Francis W. Pickens and the Politics of Destruction

By John B. Edmunds Jr. | Go to book overview

8. The Rose of Texas

S he was preeminent for her beauty, intelligence and accomplishments. She was, most deservedly, the belle of the South."1 These words written by Benjamin F. Perry reveal that Lucy Petaway Holcombe, the lady whom Pickens met at White Sulphur Springs, Virginia, while vacationing there in the summer of 1857, was in no sense ordinary. Her fame as the celebrated beauty of the period was widespread, and when Pickens met her, every other pursuit gave way to his desire for her.

Pickens was going through a middle-age crisis, and his notebook reveals that he was lonely and melancholy. While on a trip to Florida in the spring of 1855, he wrote of how sweet the journey up the St. John's River would have been if he had had "some lovely being with whom to repose." His loneliness was manifested in his poetry and other writings. While in New York City in September 1855, he spent the day visiting the tombs at Greenwood Cemetery and "wandering through the enchanting spot--I apparently love gayety and laughter, but in truth, I love the very depths of melancholy too."2

The vulnerable Mr. Pickens was completely infatuated with Miss Holcombe, who was visiting the Springs from Marshall, Texas. Throughout the fall of 1857 his energies were diverted from political pursuits to amorous ones, as he persistently courted the "Rose of Texas." He sent her numerous letters but received few in reply. For a lock of her titian hair, Pickens sent "white and spotless pearls as an emblem of . . . pure and delicate love."3Pickens was now fifty and seeking a wife, but never had he imagined that he would have the opportunity to court such a magnificent, spirited, and intelligent beauty as the "lovely lady Lucy." They became secretly engaged shortly after meeting in August; the engagement was tenuous, however, especially after Lucy returned to Texas and informed her father. The courting continued through the winter and spring of 1857-58.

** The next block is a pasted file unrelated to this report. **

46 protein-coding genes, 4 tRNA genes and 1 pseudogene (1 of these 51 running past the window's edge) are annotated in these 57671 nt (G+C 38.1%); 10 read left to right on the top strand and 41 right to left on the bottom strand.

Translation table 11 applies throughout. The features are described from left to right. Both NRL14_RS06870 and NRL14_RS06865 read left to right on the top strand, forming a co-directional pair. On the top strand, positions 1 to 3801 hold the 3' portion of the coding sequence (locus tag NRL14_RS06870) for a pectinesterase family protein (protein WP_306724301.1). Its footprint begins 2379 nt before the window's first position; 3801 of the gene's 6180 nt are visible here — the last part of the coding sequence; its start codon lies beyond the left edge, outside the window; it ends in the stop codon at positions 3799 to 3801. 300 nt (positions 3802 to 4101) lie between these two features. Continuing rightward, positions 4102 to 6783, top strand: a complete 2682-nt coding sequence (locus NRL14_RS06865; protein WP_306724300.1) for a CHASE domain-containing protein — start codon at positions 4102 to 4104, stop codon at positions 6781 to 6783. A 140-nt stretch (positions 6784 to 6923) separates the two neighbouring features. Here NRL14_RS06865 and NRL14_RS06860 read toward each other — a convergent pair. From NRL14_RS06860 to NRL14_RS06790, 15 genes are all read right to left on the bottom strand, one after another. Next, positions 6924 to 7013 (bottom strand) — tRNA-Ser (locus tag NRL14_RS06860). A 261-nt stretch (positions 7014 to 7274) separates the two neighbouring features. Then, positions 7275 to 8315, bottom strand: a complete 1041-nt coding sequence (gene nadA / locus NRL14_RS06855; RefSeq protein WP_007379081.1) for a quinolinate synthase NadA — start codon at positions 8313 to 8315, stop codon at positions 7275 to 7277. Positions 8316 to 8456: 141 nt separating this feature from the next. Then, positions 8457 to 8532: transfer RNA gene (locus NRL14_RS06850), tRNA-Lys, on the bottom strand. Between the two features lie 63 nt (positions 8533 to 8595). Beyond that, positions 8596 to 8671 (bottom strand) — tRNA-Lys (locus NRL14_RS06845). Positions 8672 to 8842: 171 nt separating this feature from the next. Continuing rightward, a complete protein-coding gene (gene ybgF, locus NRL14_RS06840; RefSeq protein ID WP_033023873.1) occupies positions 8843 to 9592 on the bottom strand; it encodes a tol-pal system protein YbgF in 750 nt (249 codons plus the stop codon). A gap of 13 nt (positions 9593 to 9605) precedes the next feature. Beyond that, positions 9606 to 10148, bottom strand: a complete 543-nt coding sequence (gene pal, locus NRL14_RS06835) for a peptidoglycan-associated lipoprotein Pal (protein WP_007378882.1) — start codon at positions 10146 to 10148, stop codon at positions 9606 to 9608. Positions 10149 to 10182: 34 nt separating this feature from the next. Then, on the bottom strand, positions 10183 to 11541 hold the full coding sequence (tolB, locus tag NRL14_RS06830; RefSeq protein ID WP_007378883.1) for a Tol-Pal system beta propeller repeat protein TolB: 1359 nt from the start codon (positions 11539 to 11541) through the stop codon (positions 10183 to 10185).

Actually, Lucy was intent on capturing a man like Pickens, and she had even gone to the Springs with her mother for that express purpose. Earlier in her life she had known love, but her beau, Lieutenant Crittenden, was executed after being captured in August 1851, while participating with General Narciso Lopez in an expedition to Cuba.4 In memory of Crittenden and Lopez, Lucy wrote a romantic account of the starstruck expedition. Choosing the pen name H. M. Hardiman, she entitled her tale The Free Flag of Cuba: or the Martyrdom of Lopez. A Tale of the Liberating Expedition of 1851

-137-

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Francis W. Pickens and the Politics of Destruction
Table of contents

Table of contents

  • Title Page iii
  • Contents vii
  • Illustrations ix
  • Preface xi
  • 1. Young Radical 3
  • 2. a Provocative Course 21
  • 3. a Vile Association 47
  • 4. Harbinger of Doom 71
  • 5. a Litany of Destruction 95
  • 6. an Insolvable Dilemma 112
  • 7. a Mere Office-Seeker 120
  • 8. the Rose of Texas 137
  • 9. a Fire-Eater Down to the Ground 150
  • 10. Governor and Council 167
  • 11- "There Can Lay No Peace for Me" 173
  • Notes 183
  • Bibliography 223
  • Index 241
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